The desire to have a profound definition of happiness will put so much pressure on you. Instead, focus on the many unexpected little ways to start reflecting on your life and the art of happiness. Simply reading a book, dressing up nicely for yourself, baking cookies or walking around the community might be able to help. The point is for you to put yourself in the mindset of actively wanting to be happy, instead of merely letting your ordinary day-to-day routine pass you by.

2. Work towards a healthy lifestyle.

Now that you’re in the mindset of being happy in small and simple ways, it’s also time to introduce small and simple changes to your lifestyle. After reflecting on the ordinary things you do everyday, it helps to identify how you want to make them better.

Think about the lifestyle trends that will most benefit you. For instance, you may find fulfillment by participating in sustainability efforts, whether through fashion or recycling. Another definitely beneficial step is to pursue the healthy lifestyle you’ve always known you needed, whether that means putting effort into a plant-based diet or a regular exercise routine or both. After all, a healthy body and a healthy mind should work together. Relax once in a while. Take breaks from social media. I’m sure being more mindful of your lifestyle practices will eventually have a payoff.

3. Make positive memories.

No man is an island. As creatures with a social nature, it’s a significant part of our lives to cultivate our interpersonal relationships. But it’s not enough just to ask your family or friends how they are every once in a while. To properly keep up with our intimate connections, we have to ensure we spend quality time together.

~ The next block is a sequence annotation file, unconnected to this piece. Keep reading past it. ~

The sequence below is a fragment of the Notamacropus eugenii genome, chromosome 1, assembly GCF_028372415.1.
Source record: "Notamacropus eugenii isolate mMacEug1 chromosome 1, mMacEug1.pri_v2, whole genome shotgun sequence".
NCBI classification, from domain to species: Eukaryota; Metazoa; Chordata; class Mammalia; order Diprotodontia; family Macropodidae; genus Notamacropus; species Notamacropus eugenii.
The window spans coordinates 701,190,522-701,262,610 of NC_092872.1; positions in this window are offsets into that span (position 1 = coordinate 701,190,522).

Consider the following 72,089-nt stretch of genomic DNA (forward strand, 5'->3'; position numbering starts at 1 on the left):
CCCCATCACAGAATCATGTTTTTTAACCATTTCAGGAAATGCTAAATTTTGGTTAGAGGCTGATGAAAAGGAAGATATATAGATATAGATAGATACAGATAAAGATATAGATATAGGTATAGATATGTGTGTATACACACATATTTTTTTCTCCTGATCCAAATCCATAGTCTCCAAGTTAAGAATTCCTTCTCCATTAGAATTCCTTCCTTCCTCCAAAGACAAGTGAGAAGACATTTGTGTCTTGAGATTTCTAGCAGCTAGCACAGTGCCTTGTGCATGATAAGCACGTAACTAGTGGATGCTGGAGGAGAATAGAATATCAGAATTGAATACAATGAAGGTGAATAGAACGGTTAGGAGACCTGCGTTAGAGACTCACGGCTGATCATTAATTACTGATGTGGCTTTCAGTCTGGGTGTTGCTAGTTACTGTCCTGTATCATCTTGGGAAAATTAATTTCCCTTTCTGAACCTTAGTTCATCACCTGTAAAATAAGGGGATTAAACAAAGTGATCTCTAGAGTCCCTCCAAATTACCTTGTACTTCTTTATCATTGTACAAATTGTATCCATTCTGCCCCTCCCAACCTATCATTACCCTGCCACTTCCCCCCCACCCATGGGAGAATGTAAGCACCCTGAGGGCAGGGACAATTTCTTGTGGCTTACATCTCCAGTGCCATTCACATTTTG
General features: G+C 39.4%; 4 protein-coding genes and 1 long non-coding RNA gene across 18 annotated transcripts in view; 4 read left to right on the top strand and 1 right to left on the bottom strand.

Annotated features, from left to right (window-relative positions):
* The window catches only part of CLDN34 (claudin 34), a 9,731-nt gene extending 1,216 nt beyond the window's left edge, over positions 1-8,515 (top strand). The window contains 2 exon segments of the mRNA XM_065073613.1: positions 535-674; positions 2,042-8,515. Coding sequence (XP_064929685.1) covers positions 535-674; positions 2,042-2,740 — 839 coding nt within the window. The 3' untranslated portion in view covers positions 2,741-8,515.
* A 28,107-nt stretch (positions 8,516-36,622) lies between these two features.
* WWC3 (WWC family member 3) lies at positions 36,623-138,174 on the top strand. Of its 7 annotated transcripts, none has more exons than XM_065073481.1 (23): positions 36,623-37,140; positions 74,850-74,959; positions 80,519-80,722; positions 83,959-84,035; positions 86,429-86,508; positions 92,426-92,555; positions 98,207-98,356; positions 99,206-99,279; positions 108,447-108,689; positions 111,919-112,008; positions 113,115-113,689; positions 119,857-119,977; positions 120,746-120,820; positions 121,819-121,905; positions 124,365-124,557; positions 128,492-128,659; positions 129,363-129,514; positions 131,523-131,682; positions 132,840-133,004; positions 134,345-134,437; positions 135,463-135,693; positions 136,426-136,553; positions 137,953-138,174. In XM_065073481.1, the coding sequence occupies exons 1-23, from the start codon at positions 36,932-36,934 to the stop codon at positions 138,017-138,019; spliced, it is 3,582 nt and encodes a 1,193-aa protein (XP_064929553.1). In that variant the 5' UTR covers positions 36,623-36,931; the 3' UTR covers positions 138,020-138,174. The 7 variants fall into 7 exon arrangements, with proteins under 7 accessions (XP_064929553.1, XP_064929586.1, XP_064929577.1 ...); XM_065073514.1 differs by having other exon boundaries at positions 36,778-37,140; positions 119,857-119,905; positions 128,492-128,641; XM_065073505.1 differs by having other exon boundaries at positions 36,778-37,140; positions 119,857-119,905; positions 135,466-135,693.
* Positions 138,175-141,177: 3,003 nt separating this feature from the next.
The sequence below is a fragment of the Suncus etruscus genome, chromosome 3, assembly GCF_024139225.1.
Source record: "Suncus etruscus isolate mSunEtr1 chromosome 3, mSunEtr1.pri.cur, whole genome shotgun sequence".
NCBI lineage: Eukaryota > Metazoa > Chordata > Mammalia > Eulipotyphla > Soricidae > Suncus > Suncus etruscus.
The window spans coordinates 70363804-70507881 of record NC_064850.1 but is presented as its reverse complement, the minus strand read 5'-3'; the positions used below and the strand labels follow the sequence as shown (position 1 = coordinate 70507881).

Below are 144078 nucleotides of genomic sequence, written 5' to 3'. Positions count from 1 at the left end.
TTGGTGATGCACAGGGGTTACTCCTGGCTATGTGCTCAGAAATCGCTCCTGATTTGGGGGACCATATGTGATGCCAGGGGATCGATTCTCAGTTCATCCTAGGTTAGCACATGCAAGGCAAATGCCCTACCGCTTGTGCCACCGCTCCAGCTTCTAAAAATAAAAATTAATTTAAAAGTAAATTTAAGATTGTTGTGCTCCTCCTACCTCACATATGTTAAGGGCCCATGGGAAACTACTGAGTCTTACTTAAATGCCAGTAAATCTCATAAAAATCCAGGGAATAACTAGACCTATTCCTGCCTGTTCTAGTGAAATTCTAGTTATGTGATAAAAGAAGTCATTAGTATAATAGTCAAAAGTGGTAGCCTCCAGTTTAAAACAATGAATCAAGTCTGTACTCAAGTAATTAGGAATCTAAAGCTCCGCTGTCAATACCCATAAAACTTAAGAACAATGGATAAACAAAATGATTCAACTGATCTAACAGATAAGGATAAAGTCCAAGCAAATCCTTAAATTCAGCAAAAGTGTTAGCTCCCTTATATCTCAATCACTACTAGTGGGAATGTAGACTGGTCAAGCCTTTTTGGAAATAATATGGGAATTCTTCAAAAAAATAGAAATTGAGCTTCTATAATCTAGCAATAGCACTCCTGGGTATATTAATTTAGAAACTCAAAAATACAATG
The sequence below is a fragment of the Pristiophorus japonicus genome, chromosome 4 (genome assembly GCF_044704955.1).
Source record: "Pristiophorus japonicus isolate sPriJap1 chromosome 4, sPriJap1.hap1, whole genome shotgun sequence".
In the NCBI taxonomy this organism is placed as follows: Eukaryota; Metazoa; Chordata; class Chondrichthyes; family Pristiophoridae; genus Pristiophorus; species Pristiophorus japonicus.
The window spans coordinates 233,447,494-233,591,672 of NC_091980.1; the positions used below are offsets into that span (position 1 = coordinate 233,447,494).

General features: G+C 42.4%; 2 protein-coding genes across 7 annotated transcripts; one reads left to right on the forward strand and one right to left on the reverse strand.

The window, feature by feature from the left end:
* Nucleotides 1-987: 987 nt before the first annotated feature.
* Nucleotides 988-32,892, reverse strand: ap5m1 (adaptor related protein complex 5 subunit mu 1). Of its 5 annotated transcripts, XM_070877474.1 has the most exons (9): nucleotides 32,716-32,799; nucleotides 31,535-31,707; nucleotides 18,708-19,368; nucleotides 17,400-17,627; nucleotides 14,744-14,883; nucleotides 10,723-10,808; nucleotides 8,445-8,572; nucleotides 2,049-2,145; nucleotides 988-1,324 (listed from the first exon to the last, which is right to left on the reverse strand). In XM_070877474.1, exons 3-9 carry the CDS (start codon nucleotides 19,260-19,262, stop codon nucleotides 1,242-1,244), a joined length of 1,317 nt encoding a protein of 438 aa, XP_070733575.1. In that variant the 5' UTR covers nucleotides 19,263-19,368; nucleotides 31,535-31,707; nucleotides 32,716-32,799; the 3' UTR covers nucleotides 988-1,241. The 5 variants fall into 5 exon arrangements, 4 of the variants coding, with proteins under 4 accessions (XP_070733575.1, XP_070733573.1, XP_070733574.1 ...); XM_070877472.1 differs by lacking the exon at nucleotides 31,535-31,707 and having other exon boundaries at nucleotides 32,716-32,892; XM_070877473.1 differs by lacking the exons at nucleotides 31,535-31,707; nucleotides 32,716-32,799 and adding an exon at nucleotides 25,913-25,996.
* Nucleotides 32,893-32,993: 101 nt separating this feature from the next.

Do a fun activity with your peers, something that you miss because you haven’t done in so long. Go bowling. Redo your garden with your family. Have a picnic with your nieces and nephews. I’m sure there are a lot of positive memories from the previous years that you go back to whenever you’re feeling down, so what’s stopping you from creating more of those? Bond with your loved ones, help each other make fantastic memories, and I don’t know, take some selfies to immortalize those great moments? Again, it doesn’t matter how you do it; what matters is that you do.

4. Express gratitude and exercise kindness.

Here’s where I go scientific about the art of happiness. Some studies have tried to recognize certain predictors to our well-being, and they consistently include these: gratitude and kindness. Feeling grateful is an awesome mindset to maintain, though it doesn’t come naturally. We spend so much time wanting more that we forget to be thankful for what’s already there for us. We forget that sometimes, good enough is good enough.

It takes practice to inculcate gratitude in oneself, so make it part of your life. Write a thank you note each day — to a parent, a friend, a co-worker, or even a stranger. (Science says you don’t even have to send the letter of gratitude, so long as you write it down and get to think about it.) If you’re a spiritual person, say thanks through your prayers before going to sleep.

Perhaps most effectively, feel grateful and pay it forward. Interestingly enough, gratitude works best when the positive feelings associated with it translate into kindness. Don’t be afraid to help out. Not only will it make you feel good about yourself, performing acts of kindness can even give you actual health benefits. Heck, it might be the best lifestyle trend (please refer to Tip #2) that you can introduce to yourself.

These are only a few steps that you can initiate towards discovering the art of happiness. The specific answers, of course, will depend on your own history and your future goals. But then, if you’re only going to follow four words from my list of tips, choose these: start here and now. You might be surprised at the happiness — and more potential of it — that is already present around you, if you just look close enough.

* This post is inspired by BeepBeep Nation, an app that provides a platform for people to request for the help they need and others to offer their help. By facilitating face-to-face human interaction and creating a culture of kindness, it aims to make the world better. The EMINENT token, also known as the fuel for the BeepBeep Nation app, is now available for sale!